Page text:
Stylesheets can get large real quickly, both in terms of length and file size. To ensure that your web pages render correctly and quickly, here’s a compilation of some of the best free, web-based CSS optimizers/compressors, code formatters, and validation services. Check them out and pick the ones that work best for you.
Optimizing and Compression
CSS Optimizer is a simple online optimizer that processes your current CSS and outputs the compressed version. You have the option of linking to the URL of your stylesheet, uploading a CSS file, or directly inputting your styles. It’s a simple tool that’s "plug-and-chug" – there are no options, so the optimization procedure will remain the same for all your inputs (great if you’d like to standardize compression settings).
Clean CSS is based on the popular CSS minifier, CSSTidy. You can set your desired compression level (the trade-off to higher compression is more difficult readability) and customize compression options. It prints out a line-by-line report afterwards to show you exactly what’s been changed. Also check out CSS Formatter and Optimiser, which uses a more recent version of CSSTidy (1.3dev).
CSS Drive’s CSS compressor has two modes, Regular mode and Advanced mode (which has a few more options that you can set). You can remove the comments (strip comments option) or specify to strip comments that exceed a certain character limit, thus retaining comments that are short. Regular mode is perfect for those that aren’t picky – just choose between Light, Normal, and Super Compact compression and you’re ready to rock.
Online CSS Optimizer is another simple CSS optimization tool based on the CSS optimizer command-line application for OS X and Linux. You have two ways to input your CSS: either via the text box provided on the page or directly linking to your stylesheet. Sometimes you’ll find that you need to reverse the compression – you can do so by using the Uncompress CSS application on the site.
Another popular web-based CSS compression tool is Robson’s open-source CSS Compressor, (check out the CSS Compressor PHP source code). There are plenty of compression options you can set that deals with colors, measurements (units), rules, and CSS properties. CSS Compressor also provides a useful Combine utility for simultaneously combining and compressing up to three separate CSS files.
The flumpCakes Style Sheet Optimizer is another optimizer and formatter with a few options. It gives you the choice of automatically combining background, font, list, and border attributes into short-hand notation and a Pretty Print option that standardizes code format. One cool feature is the Backlink feature which provides you a URL that you can bookmark and return to anytime to view your stylesheet’s compressed state.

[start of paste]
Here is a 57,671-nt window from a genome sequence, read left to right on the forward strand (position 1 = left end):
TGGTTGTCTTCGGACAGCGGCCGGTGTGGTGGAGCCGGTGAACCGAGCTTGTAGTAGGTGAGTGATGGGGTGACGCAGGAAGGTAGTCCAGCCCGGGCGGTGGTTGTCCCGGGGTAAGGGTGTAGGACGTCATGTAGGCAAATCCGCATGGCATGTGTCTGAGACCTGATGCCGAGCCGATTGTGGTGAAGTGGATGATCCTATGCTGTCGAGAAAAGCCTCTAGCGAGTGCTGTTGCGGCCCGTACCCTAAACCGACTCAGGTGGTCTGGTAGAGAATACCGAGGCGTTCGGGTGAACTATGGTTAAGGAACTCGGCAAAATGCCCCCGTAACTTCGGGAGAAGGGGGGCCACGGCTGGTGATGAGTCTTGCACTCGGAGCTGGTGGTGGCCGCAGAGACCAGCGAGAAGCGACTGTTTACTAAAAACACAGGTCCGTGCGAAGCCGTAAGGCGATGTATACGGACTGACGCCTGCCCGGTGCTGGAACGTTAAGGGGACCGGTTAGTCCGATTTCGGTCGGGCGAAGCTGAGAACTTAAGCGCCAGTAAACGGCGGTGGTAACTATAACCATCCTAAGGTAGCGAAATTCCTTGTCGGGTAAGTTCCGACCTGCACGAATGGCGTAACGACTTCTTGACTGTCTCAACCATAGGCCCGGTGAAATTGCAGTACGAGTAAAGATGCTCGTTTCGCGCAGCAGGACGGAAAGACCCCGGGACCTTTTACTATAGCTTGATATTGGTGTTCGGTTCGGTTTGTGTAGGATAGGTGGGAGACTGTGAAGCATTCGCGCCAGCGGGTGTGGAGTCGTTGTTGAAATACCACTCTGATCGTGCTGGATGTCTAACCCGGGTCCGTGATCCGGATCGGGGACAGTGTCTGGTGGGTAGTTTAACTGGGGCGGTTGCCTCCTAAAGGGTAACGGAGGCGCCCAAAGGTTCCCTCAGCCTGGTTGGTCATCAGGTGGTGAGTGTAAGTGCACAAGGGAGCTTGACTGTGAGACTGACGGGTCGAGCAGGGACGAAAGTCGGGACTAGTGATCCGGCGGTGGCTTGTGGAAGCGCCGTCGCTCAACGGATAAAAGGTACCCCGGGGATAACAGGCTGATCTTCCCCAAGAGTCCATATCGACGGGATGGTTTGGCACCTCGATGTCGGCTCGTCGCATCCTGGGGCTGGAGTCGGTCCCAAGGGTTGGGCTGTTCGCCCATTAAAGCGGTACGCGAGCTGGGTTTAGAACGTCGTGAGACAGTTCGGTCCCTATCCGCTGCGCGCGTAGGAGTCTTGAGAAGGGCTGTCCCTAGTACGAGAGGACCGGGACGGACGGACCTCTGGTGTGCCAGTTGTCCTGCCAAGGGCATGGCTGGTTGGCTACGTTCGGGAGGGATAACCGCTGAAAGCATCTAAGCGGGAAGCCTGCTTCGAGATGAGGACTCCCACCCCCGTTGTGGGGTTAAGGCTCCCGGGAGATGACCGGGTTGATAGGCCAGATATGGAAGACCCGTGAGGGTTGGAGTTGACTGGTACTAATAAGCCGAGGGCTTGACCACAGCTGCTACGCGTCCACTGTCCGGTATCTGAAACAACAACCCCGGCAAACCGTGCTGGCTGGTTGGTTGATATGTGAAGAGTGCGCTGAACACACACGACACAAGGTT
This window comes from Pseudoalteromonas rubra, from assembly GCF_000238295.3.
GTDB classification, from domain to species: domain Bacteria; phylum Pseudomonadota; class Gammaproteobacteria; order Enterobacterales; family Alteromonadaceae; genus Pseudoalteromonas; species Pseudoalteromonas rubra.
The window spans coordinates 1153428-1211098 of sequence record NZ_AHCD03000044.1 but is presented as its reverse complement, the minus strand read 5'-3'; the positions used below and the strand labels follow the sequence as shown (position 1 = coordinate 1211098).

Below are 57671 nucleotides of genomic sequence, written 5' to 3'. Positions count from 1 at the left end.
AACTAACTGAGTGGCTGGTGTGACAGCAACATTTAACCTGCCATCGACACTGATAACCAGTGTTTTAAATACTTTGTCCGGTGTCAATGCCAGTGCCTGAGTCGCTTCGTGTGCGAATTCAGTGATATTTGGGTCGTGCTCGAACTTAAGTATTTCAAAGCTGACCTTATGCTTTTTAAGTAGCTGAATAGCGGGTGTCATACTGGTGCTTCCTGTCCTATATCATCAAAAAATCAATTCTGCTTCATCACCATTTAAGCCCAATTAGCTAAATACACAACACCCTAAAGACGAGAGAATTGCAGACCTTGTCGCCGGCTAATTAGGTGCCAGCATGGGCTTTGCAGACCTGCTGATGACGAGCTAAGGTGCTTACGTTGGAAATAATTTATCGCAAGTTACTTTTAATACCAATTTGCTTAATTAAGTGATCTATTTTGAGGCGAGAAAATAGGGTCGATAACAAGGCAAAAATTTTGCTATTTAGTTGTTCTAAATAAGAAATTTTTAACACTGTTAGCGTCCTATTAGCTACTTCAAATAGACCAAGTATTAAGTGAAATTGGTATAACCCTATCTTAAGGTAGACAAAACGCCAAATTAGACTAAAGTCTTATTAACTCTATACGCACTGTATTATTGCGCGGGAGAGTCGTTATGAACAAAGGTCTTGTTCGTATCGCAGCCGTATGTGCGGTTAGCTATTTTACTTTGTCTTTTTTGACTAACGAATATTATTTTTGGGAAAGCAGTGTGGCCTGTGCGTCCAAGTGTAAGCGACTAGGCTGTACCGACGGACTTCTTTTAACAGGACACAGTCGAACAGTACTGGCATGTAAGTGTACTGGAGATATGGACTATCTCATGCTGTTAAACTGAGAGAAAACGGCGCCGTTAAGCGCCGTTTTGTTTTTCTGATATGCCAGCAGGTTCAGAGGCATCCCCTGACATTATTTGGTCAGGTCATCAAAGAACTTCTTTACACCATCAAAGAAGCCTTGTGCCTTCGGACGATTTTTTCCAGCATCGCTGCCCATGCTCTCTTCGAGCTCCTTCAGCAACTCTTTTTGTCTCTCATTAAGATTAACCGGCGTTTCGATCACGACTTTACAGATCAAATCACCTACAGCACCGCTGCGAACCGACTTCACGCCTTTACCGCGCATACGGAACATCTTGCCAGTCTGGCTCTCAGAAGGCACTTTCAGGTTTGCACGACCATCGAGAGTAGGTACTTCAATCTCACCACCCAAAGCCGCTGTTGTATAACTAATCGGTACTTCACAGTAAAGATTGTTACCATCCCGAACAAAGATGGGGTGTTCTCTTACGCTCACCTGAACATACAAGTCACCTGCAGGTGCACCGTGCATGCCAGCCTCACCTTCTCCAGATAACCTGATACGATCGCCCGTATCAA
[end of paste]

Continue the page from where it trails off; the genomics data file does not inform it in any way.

FormatCSS allows you to paste your valid CSS code, correcting and standardizing your source code. There’s several available settings and rules that you can apply to achieve the type of format you desire – including ordering your CSS alphabetically, de-capitalizing your code, and some options for dealing with styles.
Tabifier is multi-language web-tool specifically designed for standardizing indents in source code. It supports HTML, CSS, and C Style. It’s a simple tool, excellent for quickly formatting your indents.
Validating and Checking
Perhaps the most common web-based validation service for CSS is the W3C CSS Validation Service. It’s very simple to use, just enter the URL of your stylesheet and it will output the status of your stylesheet and point out errors, warnings and other issues.
Juicy Studio’s CSS Analyser combines the W3C validation service with additional checks of color contrast (helpful for vision-impairment accessibility issues) and units of measurement used in your source code. You can input the CSS either via the URL or copying your code onto the text box provided on the page. The result is a very detailed breakdown of errors and warning about your CSS, similar to the W3C CSS Validation Service.
CSS Redundancy Checker is a simple tool for checking to see if you have redundant styles that can be combined together. This reduces unneeded styles and is a good way to check your work. It’s a three-step process: simply link to your stylesheet, put a few pages that use the stylesheet, and press the "check" button. The output is a detailed list of suggestions and places where you can reduce code by combining redundant styles.
If you’ve used any of the tools above, please share your experiences (good and especially bad) with us in the comments.
Since these are automated and have standard processing methods, please exercise caution and use your own judgment when using the outputs – things can get badly broken so do thoroughly test the results!
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